New readers lined up at registers and industry titans scrambled to keep ahead of WildStorm using variant covers, guest artists, giant crossovers, and holographic trading cards to draw in collectors. WildStorm’s impressive influence was one of many elements that created a brief industry bubble which found itself deflated in ’96. Art driven content was beginning to be seen as a superficial cover up for simple storytelling and one dimensional characters.

WildStorm leaned into the changing taste of readers and challenged the industry again. They sought out writers like Alan Moore, Warren Ellis, and Chris Claremont to write stories that branched into more varied terrain than costumed superheroes could tread. Under imprints Homage and Cliffhanger, creatives brought the strange and alluring to the studio with titles like The Maxx, RedStrangers in Paradise, and Astro City.

The new focus on a wider selection of content and greater storytelling ability didn’t stop the books from being beautifully illustrated. New digital textures and techniques were applied, making each cover more stunning than the last. Comics began to look like they could hang next to Da Vinci, but widespread production slowdowns were plaguing their parent company, Image. Titles were regularly delayed by weeks or even months, and reader excitement started to wane.

WildStorm had the freedom to create titles like The Maxx, blending art and story expertly.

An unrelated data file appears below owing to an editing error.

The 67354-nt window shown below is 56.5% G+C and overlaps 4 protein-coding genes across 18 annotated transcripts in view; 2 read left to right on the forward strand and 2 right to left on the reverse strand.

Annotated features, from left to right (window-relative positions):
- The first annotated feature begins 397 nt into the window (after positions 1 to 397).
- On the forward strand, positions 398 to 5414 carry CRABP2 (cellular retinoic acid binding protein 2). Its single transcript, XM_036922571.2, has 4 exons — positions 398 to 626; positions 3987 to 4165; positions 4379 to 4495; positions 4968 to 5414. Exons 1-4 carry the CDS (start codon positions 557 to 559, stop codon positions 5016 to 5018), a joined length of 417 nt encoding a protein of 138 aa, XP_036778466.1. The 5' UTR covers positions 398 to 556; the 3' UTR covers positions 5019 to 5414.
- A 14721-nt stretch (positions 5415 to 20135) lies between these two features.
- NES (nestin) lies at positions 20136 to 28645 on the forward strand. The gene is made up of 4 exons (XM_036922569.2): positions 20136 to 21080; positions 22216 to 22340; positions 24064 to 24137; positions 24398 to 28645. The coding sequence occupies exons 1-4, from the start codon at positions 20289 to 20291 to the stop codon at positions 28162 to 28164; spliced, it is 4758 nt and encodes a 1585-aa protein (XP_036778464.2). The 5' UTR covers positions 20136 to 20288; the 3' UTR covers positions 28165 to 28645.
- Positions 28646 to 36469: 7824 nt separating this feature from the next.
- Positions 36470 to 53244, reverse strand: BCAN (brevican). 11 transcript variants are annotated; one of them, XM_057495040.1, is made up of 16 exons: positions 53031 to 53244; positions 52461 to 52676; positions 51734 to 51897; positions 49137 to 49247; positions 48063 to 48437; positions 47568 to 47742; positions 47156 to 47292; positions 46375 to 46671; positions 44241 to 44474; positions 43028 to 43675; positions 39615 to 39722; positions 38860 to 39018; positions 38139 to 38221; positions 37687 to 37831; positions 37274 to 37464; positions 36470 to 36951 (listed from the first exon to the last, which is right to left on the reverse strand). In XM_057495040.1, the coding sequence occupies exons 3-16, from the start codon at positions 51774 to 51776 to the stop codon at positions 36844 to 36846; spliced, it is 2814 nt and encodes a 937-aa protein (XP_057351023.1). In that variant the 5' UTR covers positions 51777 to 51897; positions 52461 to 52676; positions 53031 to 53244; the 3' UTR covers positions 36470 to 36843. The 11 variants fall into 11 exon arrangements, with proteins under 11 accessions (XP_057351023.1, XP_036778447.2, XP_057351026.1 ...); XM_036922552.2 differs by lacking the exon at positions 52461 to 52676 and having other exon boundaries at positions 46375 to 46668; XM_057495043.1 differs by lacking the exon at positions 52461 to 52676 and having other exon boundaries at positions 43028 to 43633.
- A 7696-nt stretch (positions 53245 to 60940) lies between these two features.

Storm blows over

In 1998, Jim Lee felt the urge to get out of the board room and back to the drawing board. He sold WildStorm to DC Comics. The purchase enabled the two universes to co-exist. Characters of the two realms could appear in the titles of either imprint. It gave DC access to WildStorm’s wildly skilled colorists, artists and writers. In turn, Jim could draw more often, and rest assured that titles would be on shelves each month.

It also gave DC Mark Millar and Warren Ellis’ The Authority, which recreated the WildStorm universe to satirize much of DC’s and was a huge success. But disputes within would see the departure of some who would not work with either company again. Alan Moore took the League of Extraordinary Gentlemen with him. Mark Millar left to work exclusively with the rival company: Marvel.

DC Comics attempted to resuscitate WildStorm and relaunched titles, but their half-hearted attempts only irked creators and weakened sales. A stormy decade after their acquisition of WildStorm, DCs New 52 did not include WildStorm’s most successful titles, and closed the door on the relatively independent imprint. Favorite characters of WildStorm only sporadically appeared in the DC universe thereafter.

The Authority turned tropes of comic classics on thier head, and achieved a scathing success.

Dance in the rain

This year WildStorm celebrates its 25-year-old history with a large volume of some of its most cherished characters in new stories. Creators and artists, feeing a touch of nostalgia, returned in droves to revisit the creative energy of their intrepid voyage that forever altered comics.

The book is on shelves now, packed with gorgeous illustrations, as well as humorous, current, and action packed tales. As I peruse its shiny pages, I couldn’t be happier.

Image Credits: DC Comics, WildStorm, Image Comics

Written by Bree Airy


Bree Arey has been writing since she was a child. She found early inspiration in Tolkien and Lewis, as well as X-Men comic books and the science fiction shows and films like Star Trek that her family loved.

At American River College, she developed a love for classical literature and theater. In 2003 to 2005 she worked as an editor for the award winning American River Review literary magazine, in which she also had several poems and short stories published under the pen name, Akane Allan.

She currently creates content for The Nerd Recites from her home in Chico, California where she lives with her cat, Freya, waiting impatiently for Winter to come.